Another weekend, another race! This past weekend was the Rock Hall 10K, an event I participate in every year. This race has a half marathon, relay, 10K, and 5K. The first two years, I did the half, but because it's always so hot and humid, starting last year I started doing the 10K. Last year, it was my first ever 10K, so this year was my first opportunity to set a 10K PR.
Going into the race, I was ready to try for a big PR. My PR from 2017 was a 48:40. Based on my training, I knew a 45:00 10K (7:15 avg) was 100% realistic, and maybe I could even end up a little faster. My race strategy was to run the first 5K at 7:20-7:30 pace, and then run the second 5K at 7:00-7:10.
I made sure to get downtown early because parking was a little chaotic last year. But because I tried a different garage this year, it was smooth and I even found portapotties at a construction site so I didn't have to wait in line! Afterwards, I headed over to the start area and met up with friends to relax before go time. The half took off at 7am and shortly after I started my warmup since the 10K started at 7:30. I got in a solid 20 minute warmup with some strides and hopped into the corral with 3 minutes to spare. The game plan was to have my running partner, Mike, pace me for the first 5K since he was aiming to average 7:30 overall.
When we took off, we had a slight uphill from Browns' stadium, and then down onto the Shoreway and onto South Marginal Road. My watch was all over the place with the overpasses and I tried to stay at what felt like a 7:30. When we went through the first mile, I could see my watch had been slightly off because it was a 7:18. It sorted itself out during the next mile because it was much more open. I hung right around 7:25 and I was thinking how good I felt and I was excited that my goal seemed in reach.
During mile 3, I aimed to stay at 7:25 again and I was doing a decent job, but then around 2.75, I started feeling a little nauseous and I tried to shake it. I even backed down the pace a little but it wouldn't go away. At 3.3, we ran up the overpass ramp, across the bridge, and then back down the other side on North Marginal Road to head back downtown. On the down ramp, right around 3.5 miles, there was a water stop, and I grabbed a cup, thinking it would help. I was kind of right. About 15 steps later, I pulled over to throw up. I could not believe that it happened when I was feeling so good in the first couple miles.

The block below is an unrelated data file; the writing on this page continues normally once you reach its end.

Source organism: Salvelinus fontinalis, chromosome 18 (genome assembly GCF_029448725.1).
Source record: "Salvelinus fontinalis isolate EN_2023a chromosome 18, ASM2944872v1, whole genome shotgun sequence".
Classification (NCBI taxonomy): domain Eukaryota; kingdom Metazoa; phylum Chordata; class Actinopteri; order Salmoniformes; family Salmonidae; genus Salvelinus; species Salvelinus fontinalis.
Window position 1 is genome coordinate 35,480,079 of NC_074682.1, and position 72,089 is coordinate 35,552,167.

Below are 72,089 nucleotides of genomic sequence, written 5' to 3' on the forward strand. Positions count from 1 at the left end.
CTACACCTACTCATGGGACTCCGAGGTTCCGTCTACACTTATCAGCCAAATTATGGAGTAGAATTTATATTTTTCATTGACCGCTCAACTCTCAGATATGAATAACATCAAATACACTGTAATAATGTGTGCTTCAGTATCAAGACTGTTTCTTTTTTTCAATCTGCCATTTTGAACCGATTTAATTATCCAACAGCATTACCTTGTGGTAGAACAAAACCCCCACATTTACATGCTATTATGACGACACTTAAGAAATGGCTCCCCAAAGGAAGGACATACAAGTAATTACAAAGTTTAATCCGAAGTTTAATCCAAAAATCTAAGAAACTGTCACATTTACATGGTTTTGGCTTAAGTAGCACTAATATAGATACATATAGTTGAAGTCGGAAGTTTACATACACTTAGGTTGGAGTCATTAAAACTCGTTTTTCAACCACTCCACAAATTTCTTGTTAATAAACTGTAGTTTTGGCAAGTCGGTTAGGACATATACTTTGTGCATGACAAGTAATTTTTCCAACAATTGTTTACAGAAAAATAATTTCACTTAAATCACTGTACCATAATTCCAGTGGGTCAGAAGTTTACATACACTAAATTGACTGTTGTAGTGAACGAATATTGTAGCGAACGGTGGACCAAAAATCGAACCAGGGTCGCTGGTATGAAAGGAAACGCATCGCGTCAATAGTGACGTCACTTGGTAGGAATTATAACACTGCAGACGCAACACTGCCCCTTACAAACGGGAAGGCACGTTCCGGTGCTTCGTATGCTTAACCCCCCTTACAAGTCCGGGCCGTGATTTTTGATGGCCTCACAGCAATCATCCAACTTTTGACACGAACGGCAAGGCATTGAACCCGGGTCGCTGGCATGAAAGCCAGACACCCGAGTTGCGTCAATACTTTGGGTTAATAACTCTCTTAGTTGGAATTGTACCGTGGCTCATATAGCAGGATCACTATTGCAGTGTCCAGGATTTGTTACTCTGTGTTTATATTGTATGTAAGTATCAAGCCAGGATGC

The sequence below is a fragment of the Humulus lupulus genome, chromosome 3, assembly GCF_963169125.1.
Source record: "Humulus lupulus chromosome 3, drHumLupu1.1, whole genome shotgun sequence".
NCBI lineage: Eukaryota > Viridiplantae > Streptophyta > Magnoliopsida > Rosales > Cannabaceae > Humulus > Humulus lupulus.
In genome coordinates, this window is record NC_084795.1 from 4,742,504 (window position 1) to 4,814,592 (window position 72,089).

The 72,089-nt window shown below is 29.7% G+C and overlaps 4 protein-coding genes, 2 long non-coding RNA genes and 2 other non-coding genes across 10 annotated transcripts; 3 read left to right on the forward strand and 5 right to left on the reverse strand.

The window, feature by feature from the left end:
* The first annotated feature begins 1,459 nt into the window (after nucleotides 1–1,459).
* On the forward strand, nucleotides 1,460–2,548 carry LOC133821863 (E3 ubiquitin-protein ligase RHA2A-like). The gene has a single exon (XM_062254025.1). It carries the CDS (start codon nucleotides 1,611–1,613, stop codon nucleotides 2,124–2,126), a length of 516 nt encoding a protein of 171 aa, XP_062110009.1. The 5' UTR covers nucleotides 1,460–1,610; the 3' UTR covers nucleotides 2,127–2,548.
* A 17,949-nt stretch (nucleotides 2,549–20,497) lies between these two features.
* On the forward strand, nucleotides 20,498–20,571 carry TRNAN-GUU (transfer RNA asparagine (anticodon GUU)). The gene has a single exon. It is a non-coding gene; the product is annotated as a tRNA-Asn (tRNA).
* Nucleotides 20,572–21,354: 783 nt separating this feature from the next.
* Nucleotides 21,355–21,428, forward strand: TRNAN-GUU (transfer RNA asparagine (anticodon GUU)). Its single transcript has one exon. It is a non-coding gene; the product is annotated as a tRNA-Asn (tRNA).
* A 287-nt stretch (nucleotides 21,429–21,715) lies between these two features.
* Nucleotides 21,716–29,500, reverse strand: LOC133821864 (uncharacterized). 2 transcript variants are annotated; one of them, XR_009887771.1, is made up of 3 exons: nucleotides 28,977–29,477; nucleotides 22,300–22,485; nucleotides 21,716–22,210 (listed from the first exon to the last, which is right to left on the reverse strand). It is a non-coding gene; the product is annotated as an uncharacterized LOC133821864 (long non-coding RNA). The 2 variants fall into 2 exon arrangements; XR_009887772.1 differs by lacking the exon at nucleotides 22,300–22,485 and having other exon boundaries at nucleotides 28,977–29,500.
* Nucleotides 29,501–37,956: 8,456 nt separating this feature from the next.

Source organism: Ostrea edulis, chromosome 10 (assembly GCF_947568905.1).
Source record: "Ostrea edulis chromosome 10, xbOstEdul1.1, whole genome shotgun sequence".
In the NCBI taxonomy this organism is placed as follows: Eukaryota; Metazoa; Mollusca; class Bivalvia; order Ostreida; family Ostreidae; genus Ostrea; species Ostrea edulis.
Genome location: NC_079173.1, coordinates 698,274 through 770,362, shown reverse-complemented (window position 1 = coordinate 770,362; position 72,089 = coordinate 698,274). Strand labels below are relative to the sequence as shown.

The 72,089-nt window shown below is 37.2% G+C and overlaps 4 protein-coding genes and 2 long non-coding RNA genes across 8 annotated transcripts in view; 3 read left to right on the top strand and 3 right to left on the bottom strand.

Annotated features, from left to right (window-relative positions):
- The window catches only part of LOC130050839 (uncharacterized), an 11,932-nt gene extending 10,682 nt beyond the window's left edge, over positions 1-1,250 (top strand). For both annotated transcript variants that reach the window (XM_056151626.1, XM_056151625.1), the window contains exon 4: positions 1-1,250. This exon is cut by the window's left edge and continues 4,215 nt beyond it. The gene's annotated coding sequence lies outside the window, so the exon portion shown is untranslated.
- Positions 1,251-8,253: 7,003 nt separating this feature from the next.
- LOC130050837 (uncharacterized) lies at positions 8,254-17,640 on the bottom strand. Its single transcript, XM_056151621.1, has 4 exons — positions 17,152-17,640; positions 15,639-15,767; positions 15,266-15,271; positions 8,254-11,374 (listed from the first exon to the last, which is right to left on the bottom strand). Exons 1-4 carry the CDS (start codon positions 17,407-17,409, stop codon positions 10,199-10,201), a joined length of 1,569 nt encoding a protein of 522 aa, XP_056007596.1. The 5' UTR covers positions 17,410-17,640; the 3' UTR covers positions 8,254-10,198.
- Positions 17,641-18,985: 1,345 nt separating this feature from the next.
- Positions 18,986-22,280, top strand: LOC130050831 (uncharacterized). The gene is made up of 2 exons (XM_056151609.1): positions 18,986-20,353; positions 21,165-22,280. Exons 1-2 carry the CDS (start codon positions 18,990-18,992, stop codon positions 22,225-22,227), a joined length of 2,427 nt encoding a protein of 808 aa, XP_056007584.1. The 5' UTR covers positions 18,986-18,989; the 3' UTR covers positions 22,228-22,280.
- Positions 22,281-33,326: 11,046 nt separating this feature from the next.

Once I was "done" I took off again. I tried to stay right under 8 minute miles, unsure of exactly what to expect. The mile from 3.5 to 4.5 or so was a complete sufferfest but I just urged myself forward. But during that mile, I realized that a PR was still completely in reach, even if the "A" goal was out. So I broke the rest of the race up in my mind. I knew we would meet up with the back of the 5K at 5.1 miles. I told myself to get there and then maybe I could drop the pace. I ended up speeding up to get there. Then when I hit the 5K runners, I felt even better. I wove through them and worked to speed up throughout the last mile.
The benefit of doing the race so many times was that I knew the course. I knew we'd hit mile 6 at the base of a hill, head up it for just shy of .1 miles and then it was downhill to the finish. As soon as I hit 6 miles, I pushed it up the hill and gave the downhill sprint all I had. My watch clocked the last .2 at 6:30 avg. I crossed in 47:13--a 1 minute 27 second PR.